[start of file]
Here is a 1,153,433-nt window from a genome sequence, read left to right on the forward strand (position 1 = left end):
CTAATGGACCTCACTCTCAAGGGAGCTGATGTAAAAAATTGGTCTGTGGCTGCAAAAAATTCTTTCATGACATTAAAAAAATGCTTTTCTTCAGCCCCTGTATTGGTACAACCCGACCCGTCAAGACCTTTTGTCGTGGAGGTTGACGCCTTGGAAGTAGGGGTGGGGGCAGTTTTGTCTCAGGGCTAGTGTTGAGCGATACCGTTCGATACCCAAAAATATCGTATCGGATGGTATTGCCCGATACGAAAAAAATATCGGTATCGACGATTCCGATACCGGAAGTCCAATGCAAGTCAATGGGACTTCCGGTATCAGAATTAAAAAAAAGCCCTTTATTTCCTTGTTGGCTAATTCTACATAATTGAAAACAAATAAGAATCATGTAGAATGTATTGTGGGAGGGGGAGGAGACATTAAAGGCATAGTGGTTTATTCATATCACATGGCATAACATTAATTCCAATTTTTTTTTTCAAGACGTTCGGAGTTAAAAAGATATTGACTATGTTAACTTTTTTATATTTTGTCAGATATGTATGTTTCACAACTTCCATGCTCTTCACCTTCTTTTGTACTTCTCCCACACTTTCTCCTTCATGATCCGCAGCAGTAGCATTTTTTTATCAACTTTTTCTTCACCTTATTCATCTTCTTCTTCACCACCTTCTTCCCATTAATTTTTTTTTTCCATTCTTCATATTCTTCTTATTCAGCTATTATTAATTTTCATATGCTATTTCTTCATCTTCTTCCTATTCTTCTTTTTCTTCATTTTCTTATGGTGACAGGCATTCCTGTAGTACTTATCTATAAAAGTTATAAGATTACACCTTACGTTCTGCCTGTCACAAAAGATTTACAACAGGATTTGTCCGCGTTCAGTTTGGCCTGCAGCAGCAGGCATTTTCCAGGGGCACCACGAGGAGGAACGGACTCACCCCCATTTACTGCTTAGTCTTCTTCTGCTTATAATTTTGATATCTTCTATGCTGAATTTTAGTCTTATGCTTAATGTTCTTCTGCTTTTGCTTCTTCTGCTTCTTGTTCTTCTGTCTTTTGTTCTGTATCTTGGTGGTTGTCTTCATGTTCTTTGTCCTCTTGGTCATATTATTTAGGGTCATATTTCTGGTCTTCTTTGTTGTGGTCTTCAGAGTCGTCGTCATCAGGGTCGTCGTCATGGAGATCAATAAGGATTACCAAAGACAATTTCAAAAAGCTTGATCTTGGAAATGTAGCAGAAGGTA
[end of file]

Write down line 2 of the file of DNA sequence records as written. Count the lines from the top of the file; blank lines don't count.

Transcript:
CTAATGGACCTCACTCTCAAGGGAGCTGATGTAAAAAATTGGTCTGTGGCTGCAAAAAATTCTTTCATGACATTAAAAAAATGCTTTTCTTCAGCCCCTGTATTGGTACAACCCGACCCGTCAAGACCTTTTGTCGTGGAGGTTGACGCCTTGGAAGTAGGGGTGGGGGCAGTTTTGTCTCAGGGCTAGTGTTGAGCGATACCGTTCGATACCCAAAAATATCGTATCGGATGGTATTGCCCGATACGAAAAAAATATCGGTATCGACGATTCCGATACCGGAAGTCCAATGCAAGTCAATGGGACTTCCGGTATCAGAATTAAAAAAAAGCCCTTTATTTCCTTGTTGGCTAATTCTACATAATTGAAAACAAATAAGAATCATGTAGAATGTATTGTGGGAGGGGGAGGAGACATTAAAGGCATAGTGGTTTATTCATATCACATGGCATAACATTAATTCCAATTTTTTTTTTCAAGACGTTCGGAGTTAAAAAGATATTGACTATGTTAACTTTTTTATATTTTGTCAGATATGTATGTTTCACAACTTCCATGCTCTTCACCTTCTTTTGTACTTCTCCCACACTTTCTCCTTCATGATCCGCAGCAGTAGCATTTTTTTATCAACTTTTTCTTCACCTTATTCATCTTCTTCTTCACCACCTTCTTCCCATTAATTTTTTTTTTCCATTCTTCATATTCTTCTTATTCAGCTATTATTAATTTTCATATGCTATTTCTTCATCTTCTTCCTATTCTTCTTTTTCTTCATTTTCTTATGGTGACAGGCATTCCTGTAGTACTTATCTATAAAAGTTATAAGATTACACCTTACGTTCTGCCTGTCACAAAAGATTTACAACAGGATTTGTCCGCGTTCAGTTTGGCCTGCAGCAGCAGGCATTTTCCAGGGGCACCACGAGGAGGAACGGACTCACCCCCATTTACTGCTTAGTCTTCTTCTGCTTATAATTTTGATATCTTCTATGCTGAATTTTAGTCTTATGCTTAATGTTCTTCTGCTTTTGCTTCTTCTGCTTCTTGTTCTTCTGTCTTTTGTTCTGTATCTTGGTGGTTGTCTTCATGTTCTTTGTCCTCTTGGTCATATTATTTAGGGTCATATTTCTGGTCTTCTTTGTTGTGGTCTTCAGAGTCGTCGTCATCAGGGTCGTCGTCATGGAGATCAATAAGGATTACCAAAGACAATTTCAAAAAGCTTGATCTTGGAAATGTAGCAGAAGGTA